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What is this gun worth?

Discussion in 'Shooting Related Threads' started by senior smoke, Dec 22, 2010.

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  1. senior smoke

    senior smoke Well-Known Member

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    Hello:
    Back in the 70's I shot the 5 man team shoot at the Waukesha gun club. A member on the same team was an attorney. Over the years we became friends. Yesterday after work I ran into him at one of the local malls and he asked me, What is a nib Remington 3200 Live bird gun worth, with 32" barrels? I think he said the barrels were Full and Full, or Full and extra full, can't remember? I told him I never saw a 3200 live bird gun and I don't know.

    He invited me to a live bird shoot held in Illinois back around that time, but I could not afford to go. He said it was obviously not an advertised shoot as every do gooder organization would be picketing the shoot. He purchased the gun new from Frenchy Frigon, but never shot it. Some guy he knows whats to purchase the gun and wants to use it for trap doubles. I suggested he tell his other friend to purchase a trap 3200 and keep the live pigeon gun because I think there were not a lot of them made and it could be a good investment, just to keep it.

    Anyone know what the gun is worth? Anyone agree that there was not many made, and it would be a good investment to just hold on to it, rather than have someone make adjustments to it so they can shoot trap doubles and devalue the gun? At one time, didn't John Hall use the same gun for doubles?
    Steve Balistreri
     
  2. grntitan

    grntitan Well-Known Member

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    Steve the actual answer to your question is "Its worth what someone is willing to pay." As to a ballpark figure i can't help you. I've never had good luck with holding on to things and them becoming real valuable.

    Matt
     
  3. BILL GRILL

    BILL GRILL Well-Known Member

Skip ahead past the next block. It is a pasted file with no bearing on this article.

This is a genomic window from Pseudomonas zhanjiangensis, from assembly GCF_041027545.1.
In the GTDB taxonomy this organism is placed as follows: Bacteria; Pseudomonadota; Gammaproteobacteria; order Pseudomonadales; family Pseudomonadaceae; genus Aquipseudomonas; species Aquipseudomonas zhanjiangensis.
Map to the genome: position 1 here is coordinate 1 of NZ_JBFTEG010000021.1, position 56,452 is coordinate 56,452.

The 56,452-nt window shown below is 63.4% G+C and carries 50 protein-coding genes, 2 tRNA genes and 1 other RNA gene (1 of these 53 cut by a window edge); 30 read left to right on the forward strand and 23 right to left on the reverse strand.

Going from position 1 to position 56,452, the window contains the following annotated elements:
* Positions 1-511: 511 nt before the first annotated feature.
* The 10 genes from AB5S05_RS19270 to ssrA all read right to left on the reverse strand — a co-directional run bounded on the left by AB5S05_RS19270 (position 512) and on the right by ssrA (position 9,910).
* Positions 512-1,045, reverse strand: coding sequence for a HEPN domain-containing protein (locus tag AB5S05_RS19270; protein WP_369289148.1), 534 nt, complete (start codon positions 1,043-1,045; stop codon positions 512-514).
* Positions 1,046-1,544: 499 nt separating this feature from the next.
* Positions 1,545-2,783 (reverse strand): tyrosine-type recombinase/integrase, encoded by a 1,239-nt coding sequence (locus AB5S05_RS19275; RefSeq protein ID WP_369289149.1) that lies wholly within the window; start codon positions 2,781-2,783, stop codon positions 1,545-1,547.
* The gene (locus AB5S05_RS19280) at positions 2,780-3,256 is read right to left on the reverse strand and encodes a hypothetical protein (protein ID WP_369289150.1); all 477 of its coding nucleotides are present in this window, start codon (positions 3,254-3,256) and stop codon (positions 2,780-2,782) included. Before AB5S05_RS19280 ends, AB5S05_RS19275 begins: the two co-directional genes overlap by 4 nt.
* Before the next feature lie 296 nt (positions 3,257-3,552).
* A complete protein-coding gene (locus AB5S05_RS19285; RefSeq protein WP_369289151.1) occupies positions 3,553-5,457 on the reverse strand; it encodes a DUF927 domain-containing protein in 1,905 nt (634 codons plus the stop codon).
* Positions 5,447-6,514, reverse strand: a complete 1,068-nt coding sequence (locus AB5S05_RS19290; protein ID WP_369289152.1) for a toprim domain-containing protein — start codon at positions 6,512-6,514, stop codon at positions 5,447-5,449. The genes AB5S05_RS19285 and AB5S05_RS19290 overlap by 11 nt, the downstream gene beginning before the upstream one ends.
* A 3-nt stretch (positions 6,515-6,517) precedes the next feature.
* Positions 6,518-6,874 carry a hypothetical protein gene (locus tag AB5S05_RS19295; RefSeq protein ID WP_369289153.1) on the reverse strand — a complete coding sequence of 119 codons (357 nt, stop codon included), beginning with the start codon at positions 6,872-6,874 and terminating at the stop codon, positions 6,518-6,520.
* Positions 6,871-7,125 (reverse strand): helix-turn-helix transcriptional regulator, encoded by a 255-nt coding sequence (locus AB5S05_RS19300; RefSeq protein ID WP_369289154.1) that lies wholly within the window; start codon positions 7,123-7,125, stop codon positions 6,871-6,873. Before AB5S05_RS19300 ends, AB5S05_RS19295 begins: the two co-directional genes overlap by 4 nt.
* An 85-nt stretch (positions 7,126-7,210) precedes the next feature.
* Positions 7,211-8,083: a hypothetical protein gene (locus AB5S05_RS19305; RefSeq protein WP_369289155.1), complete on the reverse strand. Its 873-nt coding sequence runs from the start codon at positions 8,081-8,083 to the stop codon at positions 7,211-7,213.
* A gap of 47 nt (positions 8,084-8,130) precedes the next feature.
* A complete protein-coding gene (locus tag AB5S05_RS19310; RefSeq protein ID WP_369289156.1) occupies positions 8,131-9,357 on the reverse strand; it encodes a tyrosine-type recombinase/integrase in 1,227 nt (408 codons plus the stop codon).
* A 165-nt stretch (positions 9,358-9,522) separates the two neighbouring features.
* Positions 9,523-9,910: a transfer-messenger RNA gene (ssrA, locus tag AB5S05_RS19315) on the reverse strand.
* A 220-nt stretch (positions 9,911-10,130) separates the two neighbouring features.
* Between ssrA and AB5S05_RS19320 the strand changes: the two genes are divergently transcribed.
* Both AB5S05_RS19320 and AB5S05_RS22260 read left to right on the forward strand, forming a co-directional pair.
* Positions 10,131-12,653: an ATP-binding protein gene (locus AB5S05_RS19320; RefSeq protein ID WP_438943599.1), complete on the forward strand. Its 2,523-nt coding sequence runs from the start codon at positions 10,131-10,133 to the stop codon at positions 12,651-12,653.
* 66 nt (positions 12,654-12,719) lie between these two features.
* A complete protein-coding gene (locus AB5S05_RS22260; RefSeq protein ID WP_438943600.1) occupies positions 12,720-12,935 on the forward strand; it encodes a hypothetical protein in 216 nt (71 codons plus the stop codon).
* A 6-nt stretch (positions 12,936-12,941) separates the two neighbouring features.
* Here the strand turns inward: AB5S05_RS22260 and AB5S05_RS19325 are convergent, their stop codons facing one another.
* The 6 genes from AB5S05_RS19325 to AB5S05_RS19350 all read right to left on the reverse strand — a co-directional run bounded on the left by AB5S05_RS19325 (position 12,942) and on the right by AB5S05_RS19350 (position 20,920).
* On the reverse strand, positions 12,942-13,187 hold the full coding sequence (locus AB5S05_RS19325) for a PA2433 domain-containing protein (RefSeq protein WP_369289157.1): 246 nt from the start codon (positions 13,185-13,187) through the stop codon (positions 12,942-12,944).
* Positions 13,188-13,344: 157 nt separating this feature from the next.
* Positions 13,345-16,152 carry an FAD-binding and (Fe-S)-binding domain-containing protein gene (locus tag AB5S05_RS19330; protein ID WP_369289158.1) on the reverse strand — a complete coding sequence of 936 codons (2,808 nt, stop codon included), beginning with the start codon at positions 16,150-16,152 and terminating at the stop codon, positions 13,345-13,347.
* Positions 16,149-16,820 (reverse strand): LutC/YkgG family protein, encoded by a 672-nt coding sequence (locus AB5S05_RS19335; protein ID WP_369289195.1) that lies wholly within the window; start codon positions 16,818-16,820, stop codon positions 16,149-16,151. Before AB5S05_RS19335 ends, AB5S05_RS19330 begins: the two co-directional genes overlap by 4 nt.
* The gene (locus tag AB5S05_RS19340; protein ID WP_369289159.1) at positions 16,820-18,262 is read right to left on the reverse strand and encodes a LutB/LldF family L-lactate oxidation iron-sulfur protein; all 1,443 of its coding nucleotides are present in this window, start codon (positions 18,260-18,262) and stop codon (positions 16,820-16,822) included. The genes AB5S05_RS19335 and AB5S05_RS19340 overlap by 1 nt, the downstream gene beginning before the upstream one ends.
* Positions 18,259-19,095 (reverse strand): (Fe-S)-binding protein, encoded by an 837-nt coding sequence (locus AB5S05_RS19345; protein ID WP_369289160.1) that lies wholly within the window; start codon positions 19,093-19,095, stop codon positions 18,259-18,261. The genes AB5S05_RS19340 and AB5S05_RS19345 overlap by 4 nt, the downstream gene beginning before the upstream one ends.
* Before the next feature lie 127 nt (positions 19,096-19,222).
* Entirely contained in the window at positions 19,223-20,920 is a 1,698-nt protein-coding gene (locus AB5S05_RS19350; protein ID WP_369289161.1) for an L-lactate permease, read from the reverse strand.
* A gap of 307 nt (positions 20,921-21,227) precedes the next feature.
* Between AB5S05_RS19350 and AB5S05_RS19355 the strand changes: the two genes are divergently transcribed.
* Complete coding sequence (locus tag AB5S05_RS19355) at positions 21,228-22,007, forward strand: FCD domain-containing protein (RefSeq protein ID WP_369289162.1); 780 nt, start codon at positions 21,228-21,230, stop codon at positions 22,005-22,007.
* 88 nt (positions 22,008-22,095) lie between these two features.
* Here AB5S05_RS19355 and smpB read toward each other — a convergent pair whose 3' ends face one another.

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    Steve, I bought a matched pair Skeet and trap 3200's new in box about a year ago for 5000.00 on the pair and I probably paid to much.They have matching serial no.'s.They were 1 of 100 guns also. Bill
     
  4. kenf

    kenf Active Member

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    Probably a good place to start would be a 100% Price for a 3200, and probably one of the 1 of 100 or 1 of 1000 guns.
     
  5. pj 999

    pj 999 TS Member

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    My bluebook is about 4 years old. It states that aprox 250 pigeon grades were made between 1979-83. There should be a gold pigeon on receiver bottom. Also special run of 100 guns 1991-92. 100% value is listed as $2450, 95% at $1850.
     
  6. DTrykow

    DTrykow Active Member

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    Blue book doesn't have a "live Pigeon" gun listed. The only 3200 with 32" barrels are there Trap models. Here are their values at 100%:
    Basic Trap is $1,375.00
    Special Trap is $1,450.00
    Competition Trap is $1,950.00
    Competition Trap - Pigeon Grade is $2,450.00
    Their Premier and "One of 1000" models didn't come in 32"
    All of this is according to Blue Book.
    Dave T.
     
  7. senior smoke

    senior smoke Well-Known Member

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    Bill Grill:
    Over the years when I got a case of the "I gotta haves" pertaining to guns, At the time I don't really care if I over pay. Problem with me is usually I get a case of "I got to sell" to get some cash for what ever, and then I take a loss. Regardless, you have the nicest collection of guns I have ever seen. Have a Happy holiday.
    Steve

    PJ999:
    Now if someone might have an up to date book, but with your help we are getting close on a price. Thanks for your help and have a happy holiday.
    Steve
     
  8. DTrykow

    DTrykow Active Member

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    Steve: My figures are from the current Blue Book. Dave T.
     
  9. SeldomShoots

    SeldomShoots Active Member

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    On a Remington forum, I read that a 3200 Live Bird gun was configured with IM/Full chokes on 28" barrels. No real idea what the high and low price should be on this gun. Good luck though.

    John E.
     
  10. senior smoke

    senior smoke Well-Known Member

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    Dave T:
    Great, I was unaware. Appreciate it.
    Steve

    Vern and Dave T: